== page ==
At such short focal lengths and tiny f-numbers you find your critical focus zone is something like 7 microns, keep in mind a human hair has a diameter of something like 80 microns!  So, not only is focusing critical (this is why I bought the FeatherTouch focuser!), but also the positioning of the Hyperstar. 

Now ,I had an earlier model of Hyperstar lens, without any adjusters, so I had to make up some adjuster rods to physically move the Hyperstar within the corrector plate (there was about 1mm of free movement around the outside of the secondary mirror housing).  This 1mm of movement allowed me to perfectly collimate the Hyperstar with the result that I managed to get perfectly round stars over nearly the entire field of view. 

If my collimation was spot-on I could get good round stars corner to corner, but it was normal for me to see a little coma in the far corners of the image as it was extremely difficult to achieve perfect collimation.  At the time I was doing this work nobody else was getting nice round stars out of a Hyperstar system, and many people on the forums suggested that the Hyperstar could not take good quality deep-space images at all! 

Hyperstar imaging is a dream.  With such short sub-exposure times you can get away with a mediocre quality mount, and a typical imaging session should yield you 100 or more subs guaranteeing a superbly smooth image at the end of you processing. 

So if the Hyperstar is so good why have I moved on to using a Sky 90 refractor and an SXVF-M25C camera? 

Well, for starters I don’t have to worry about collimation with the refractor so I can get straight down to imaging once I’ve star aligned. 

Secondly, I wanted a bigger CCD camera and a bigger field of view for my deep-sky imaging work, and the Hyperstar couldn’t take a bigger CCD camera (on the C11).  So I made an abrupt change in the way I image deep-sky objects, and I pay the price of this change with much longer sub-exposure times – but strangely enough I don’t lose out overall!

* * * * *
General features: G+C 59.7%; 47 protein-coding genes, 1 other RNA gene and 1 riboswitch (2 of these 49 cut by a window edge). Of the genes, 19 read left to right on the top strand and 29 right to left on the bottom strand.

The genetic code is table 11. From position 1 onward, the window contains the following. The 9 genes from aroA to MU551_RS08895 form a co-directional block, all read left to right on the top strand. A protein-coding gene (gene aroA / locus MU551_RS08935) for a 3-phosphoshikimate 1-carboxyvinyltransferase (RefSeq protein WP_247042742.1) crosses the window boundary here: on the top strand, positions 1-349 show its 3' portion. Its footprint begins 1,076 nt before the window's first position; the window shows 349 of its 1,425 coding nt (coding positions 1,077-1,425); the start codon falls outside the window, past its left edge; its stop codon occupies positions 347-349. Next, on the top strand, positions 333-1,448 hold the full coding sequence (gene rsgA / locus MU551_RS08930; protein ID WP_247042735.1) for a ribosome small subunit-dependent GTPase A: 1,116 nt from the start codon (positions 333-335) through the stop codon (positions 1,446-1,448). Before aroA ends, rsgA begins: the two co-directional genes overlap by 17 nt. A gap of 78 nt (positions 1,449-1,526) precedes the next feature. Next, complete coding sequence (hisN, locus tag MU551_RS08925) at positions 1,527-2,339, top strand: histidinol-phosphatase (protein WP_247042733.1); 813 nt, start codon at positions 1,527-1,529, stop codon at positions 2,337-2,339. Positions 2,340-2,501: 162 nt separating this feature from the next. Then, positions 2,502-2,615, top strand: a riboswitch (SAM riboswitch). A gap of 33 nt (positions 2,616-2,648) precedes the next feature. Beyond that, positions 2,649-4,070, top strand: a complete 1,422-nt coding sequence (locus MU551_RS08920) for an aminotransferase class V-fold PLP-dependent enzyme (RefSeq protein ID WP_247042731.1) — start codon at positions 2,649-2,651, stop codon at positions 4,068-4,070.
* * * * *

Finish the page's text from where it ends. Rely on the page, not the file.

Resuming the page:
In moving from f#1.85 to f#4.5 imaging, my sub-exposure times (and total exposure times) have all increased by a factor of 6.  So whereas only 2 hours total imaging time on an object with the Hyperstar guaranteed a good image, this now becomes a 12-hour total imaging time with the Sky90/M25C, or 2-3 nights of good imaging! 

With the Hyperstar I could get 2-3 objects in a single night!!  However, the total field of view (FOV) of the Sky 90/M25C is actually 10x (in area) the FOV of the C11/Hyperstar, in other words I would need to make a 10-frame mosaic using the C11/Hyperstar to get the single frame equivalent of the Sky90/M25C. 

This equates to a total imaging time of 20 hours using the C11/Hyperstar compared with the 12 hours of the Sky90/M25C, so overall, I win! 🙂

 POSTSCRIPT:  It has been so long since I have imaged using the Hyperstar that I’ve actually already forgotten some of the other “tricks” I used to get the images I did out of the thing.  I have just been reminded by a UKAI forum friend that I always used a Hutech IDAS LP filter wedged between the Hyperstar and the SXV-H9C and that this filter did a lot more than just cut down the light pollution!  Without some form of infrared blocking filter (the IDAS does this for you as a free bonus) you will get very bad star bloating in your Hyperstar imaging.  Any filter that cuts out the near infrared will also cut out your star bloat and you MUST have an IR blocking filter in your Hyperstar imaging train if you want to acquire good image data.